Eventually the note that was identified by the letter name A became common to the tuning of most (if not all) stringed instruments. Thus the A note became the reference note for tuning of all modern instruments in an orchestra.

In the early days of keyboard instruments, there was no standardized universal tuning reference that was adhered to. An organ in one church may have been tuned to a different pitch than one across the street.

Along about the same time in history that piano builders started expanding the range of their pianos, there came a coordinated effort to standardize musical pitch. From a Wikipedia article on "Concert Pitch" -

the French government passed a law on February 16, 1859, which set the A above middle C at 435 Hz.[2] This was the first attempt to standardize pitch on such a scale, and was known as the diapason normal. It became quite a popular pitch standard outside France as well, and has also been known at various times as French pitch, continental pitch or international pitch

Piano tuners of the day (in the absence of modern digital tuners) used tuning forks which were tuned to A.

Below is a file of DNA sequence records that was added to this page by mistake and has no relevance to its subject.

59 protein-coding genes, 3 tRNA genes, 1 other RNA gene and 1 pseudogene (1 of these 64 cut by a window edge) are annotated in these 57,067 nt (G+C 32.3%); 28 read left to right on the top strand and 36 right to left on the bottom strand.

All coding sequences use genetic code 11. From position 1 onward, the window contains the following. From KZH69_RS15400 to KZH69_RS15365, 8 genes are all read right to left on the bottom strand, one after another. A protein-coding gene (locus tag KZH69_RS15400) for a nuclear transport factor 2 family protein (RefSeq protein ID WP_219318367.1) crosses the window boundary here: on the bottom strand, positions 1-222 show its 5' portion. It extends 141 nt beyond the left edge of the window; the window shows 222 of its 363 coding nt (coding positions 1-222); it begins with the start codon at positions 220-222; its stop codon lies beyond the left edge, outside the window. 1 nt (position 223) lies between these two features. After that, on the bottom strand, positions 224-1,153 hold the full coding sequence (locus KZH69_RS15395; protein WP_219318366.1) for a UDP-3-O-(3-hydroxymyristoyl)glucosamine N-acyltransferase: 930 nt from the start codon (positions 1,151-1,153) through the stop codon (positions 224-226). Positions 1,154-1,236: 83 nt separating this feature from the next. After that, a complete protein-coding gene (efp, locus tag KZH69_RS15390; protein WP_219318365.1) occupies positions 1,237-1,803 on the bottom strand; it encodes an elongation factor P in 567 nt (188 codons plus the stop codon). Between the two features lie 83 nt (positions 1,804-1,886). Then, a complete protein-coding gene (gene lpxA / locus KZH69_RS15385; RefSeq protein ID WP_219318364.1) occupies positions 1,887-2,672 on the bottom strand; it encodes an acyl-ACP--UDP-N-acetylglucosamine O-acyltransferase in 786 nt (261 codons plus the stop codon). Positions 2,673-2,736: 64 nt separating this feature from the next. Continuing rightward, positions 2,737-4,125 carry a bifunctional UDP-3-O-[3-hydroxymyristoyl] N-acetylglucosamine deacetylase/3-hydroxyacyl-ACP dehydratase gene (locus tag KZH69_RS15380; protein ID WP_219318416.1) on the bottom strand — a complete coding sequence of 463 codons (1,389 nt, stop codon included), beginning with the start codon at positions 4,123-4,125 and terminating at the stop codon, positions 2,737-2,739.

They started with the A above middle C (which is what the tuning fork was tuned to sound) and tuned the other A notes using octaves. The 85 key piano became the standard before the modern 88 key piano did. There are still some old 85 key pianos around. The 85 key piano that was adopted by the piano makers of the day as the standard configuration spanned seven octaves and started on A0 and the last key was A7.

This is very logical from a practical point of view given that the piano tuners of that time started with a tuning fork tuned to A = 435 Hz (this was later changed and now is A=440 Hz) and then tuned the other A's by ear using octaves.